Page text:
If you are “Thinking Like a Dentist”, this last part can be a fatal flaw. I find the doctors that think like a dentist, which would be bad, have almost no situational awareness. These doctors are vulnerable to any Tom, Dick, or Harry who hangs out their shingle and becomes “a consultant to the dental industry”, obsessively clings to outdated practice strategies of 20-30 years ago while mistakenly thinking that the current dental climate change will pass by and things will return to “normal”. THEY WILL NOT. These same doctors fail to see the obvious: Great clinical skills are only the entry fee required to compete. A nice office is also just an entry fee. Marketing is a requirement and understanding the consumer is an absolute necessity. Ultimately your patients have to like you and your office and that means studying your consumers and finding out what they want, when they want it, and the price they are willing to pay for it. A lack of situational awareness can take many forms. Here is the short list.
1. The Shiny Object Syndrome: Thinking that buying a 3D imaging system, offering implants, and being a fee for service practice will differentiate your office from the crowd. There is a time and place for everything but thinking that some particular clinical skill, piece of equipment, or not being in-network for insurance will make your practice solvent is a pipe dream. Dentistry has always been and always will be a small, consumer driven business propelled by forming trusting relationships with your patients. It is essential that you are likable and marketable. Likability and marketability are both determined by your potential clients. The consumer is the only one that gets to vote. The biggest mistake you can make is thinking that people want what you have to sell. The secret is finding out what they want and give it to them so that sometime in the future you will have the opportunity to do all that they need.
2. Lack of leadership and purpose: At the end of your career you will recognize how important the staff you chose were to your success and to overcoming challenges. It is the fundamental need of each office to have a leader that is engaged, to be the standard bearer of “why” we do what we do, and a person that will passionately embrace change. My success was due part and parcel to the people I hired and partnered with: My staff. Your job is to assemble this stellar team and act on an intentional practice strategy of adaptation and reflection, while being quick to act. Things don’t remain the same and you are either improving or getting worse. There is never a time when you can coast without consequences. Negative consequences. Far too many doctors are disengaged, disenfranchised, and struggling with running their offices. Learn how to find and train up a self-motivated staff with people skills and partner with them by casting a vision that is inspiring to the point of total commitment from your entire staff.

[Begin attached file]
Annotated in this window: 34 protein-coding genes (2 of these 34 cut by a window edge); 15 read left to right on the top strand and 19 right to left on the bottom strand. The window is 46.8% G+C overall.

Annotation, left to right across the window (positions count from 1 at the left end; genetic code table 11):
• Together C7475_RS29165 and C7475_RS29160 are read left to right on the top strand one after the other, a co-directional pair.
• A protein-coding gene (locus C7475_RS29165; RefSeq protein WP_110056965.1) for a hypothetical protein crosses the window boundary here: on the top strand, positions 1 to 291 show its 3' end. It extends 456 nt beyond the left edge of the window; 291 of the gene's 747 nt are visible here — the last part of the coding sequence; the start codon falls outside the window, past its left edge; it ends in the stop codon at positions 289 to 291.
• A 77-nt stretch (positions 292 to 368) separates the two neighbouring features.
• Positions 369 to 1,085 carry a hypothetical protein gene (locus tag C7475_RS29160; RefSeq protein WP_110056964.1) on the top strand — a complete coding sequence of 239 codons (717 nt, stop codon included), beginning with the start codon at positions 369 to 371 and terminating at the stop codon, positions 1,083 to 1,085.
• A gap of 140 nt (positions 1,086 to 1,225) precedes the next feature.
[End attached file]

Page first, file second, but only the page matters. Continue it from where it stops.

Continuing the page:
3. Not schooling yourself on consumerism: Research your practice demographics on www.zipwho.com and pull your practice management report that tells you the ages, zip codes, gender, insurance status, and recall status for your patients. Commit to understanding the people that live around you and modify your practice where necessary to give them more of what they want: Hours, services, ages of patients, insurance, and financing.
4. Not accepting the new dental climate and supply and demand economics of the dental industry: Four decades ago the average adult had 12.3 decayed, missing, or filled teeth. At that time, it was a needs-based business model and everyone was busy. Today, the average middle-class adult only has about 3 decayed, missing, or filled teeth. This year we will graduate another 6,000+ dentists. This will be another record-breaking year for dental graduates. The oversupply of doctors and the lessening need for what we have to sell is supply/demand economics. We are seeing a new era of diminished need for our services, yet we continue to graduate more and more doctors. The multi-doctor office is increasing by 20% per year and the solo practice is decreasing by 7% per year. Even I can do the math.
The future of Dentistry can be great, but it will not be great for the many. It will be great for the few who adapt, embrace change, and act quickly to this new dental economy and climate. Making the decision today that you will do “whatever it takes” is how you Summit.
Michael Abernathy, DDS
PS. Be sure to join www.bestfordentistry.com as we are continuing to add additional Alliance Partners to lower your overhead and put more $$ in your pocket. It is FREE to join. If you’re having money struggles, this will help.